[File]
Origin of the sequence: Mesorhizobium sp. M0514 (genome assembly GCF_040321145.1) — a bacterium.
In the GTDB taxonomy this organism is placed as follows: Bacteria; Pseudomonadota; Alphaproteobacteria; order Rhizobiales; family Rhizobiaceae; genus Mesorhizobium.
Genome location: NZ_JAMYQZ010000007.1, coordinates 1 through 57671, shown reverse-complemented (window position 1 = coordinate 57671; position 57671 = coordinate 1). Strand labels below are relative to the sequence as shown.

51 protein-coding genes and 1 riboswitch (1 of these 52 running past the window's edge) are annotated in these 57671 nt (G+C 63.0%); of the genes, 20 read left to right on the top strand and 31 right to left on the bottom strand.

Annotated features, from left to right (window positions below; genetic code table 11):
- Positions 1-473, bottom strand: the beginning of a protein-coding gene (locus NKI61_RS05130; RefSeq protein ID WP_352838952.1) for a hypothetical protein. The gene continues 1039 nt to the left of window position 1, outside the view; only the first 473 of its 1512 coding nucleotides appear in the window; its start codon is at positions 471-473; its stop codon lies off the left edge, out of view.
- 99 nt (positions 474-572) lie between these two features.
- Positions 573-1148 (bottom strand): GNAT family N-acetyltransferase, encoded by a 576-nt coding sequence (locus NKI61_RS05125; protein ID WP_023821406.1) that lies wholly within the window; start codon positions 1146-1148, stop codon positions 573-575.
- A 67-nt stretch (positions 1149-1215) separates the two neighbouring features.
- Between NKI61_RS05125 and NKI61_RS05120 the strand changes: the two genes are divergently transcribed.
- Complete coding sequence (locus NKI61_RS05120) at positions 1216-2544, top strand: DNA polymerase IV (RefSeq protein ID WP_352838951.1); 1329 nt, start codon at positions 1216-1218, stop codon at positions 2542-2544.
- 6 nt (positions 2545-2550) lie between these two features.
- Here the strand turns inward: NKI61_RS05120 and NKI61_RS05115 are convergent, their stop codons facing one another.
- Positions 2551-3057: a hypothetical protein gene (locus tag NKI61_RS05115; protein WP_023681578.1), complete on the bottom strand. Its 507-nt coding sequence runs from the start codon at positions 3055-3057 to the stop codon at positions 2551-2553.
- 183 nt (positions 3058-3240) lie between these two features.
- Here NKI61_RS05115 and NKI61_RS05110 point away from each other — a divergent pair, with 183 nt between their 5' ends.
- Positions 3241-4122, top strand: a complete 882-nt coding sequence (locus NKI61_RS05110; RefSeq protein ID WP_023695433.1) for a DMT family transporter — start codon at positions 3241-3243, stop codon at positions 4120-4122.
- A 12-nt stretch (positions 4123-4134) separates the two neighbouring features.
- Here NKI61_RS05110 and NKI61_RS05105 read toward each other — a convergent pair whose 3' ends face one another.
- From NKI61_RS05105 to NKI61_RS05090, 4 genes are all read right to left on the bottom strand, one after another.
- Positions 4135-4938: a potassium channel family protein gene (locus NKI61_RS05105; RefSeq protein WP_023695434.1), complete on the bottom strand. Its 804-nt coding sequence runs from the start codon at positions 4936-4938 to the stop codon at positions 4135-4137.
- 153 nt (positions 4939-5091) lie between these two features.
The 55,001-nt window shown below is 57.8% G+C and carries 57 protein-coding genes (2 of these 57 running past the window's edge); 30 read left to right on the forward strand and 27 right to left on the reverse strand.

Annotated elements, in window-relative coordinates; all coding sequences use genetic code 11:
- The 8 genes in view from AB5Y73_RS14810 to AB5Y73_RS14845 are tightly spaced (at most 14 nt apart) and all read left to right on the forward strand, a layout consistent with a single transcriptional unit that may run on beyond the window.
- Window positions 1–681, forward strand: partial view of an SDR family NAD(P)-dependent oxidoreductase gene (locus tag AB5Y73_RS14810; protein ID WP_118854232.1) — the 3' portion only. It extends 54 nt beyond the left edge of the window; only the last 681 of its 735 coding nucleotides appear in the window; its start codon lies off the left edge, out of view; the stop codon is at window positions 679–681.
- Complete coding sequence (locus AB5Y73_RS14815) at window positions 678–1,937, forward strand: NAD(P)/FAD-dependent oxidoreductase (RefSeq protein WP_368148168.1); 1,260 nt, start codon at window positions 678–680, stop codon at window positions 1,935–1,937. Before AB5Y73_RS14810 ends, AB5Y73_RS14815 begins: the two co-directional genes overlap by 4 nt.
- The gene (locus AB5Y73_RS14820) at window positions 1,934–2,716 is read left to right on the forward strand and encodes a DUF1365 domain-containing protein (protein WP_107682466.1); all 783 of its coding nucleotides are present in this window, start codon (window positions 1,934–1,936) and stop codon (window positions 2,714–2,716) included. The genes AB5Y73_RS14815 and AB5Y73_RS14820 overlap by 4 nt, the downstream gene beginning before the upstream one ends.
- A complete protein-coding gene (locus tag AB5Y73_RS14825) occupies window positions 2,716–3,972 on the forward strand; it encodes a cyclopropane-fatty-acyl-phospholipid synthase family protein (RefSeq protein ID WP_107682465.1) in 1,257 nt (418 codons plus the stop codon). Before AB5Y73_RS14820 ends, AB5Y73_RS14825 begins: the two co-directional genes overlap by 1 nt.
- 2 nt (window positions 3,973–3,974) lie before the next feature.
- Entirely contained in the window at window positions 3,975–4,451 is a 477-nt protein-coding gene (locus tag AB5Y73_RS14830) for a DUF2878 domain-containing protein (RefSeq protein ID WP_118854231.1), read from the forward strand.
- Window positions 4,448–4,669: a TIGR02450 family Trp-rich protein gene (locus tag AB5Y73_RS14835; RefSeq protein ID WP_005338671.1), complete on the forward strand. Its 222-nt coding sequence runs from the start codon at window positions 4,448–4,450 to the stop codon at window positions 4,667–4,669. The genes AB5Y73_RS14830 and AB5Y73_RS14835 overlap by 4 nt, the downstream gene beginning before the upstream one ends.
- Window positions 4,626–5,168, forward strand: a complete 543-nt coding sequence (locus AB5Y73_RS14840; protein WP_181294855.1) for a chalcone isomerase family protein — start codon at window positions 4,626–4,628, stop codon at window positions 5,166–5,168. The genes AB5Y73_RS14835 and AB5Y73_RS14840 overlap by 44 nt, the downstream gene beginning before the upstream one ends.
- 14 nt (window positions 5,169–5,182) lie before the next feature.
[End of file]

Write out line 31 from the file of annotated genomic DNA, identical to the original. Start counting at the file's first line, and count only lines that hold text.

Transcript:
- Entirely contained in the window at window positions 3,975–4,451 is a 477-nt protein-coding gene (locus tag AB5Y73_RS14830) for a DUF2878 domain-containing protein (RefSeq protein ID WP_118854231.1), read from the forward strand.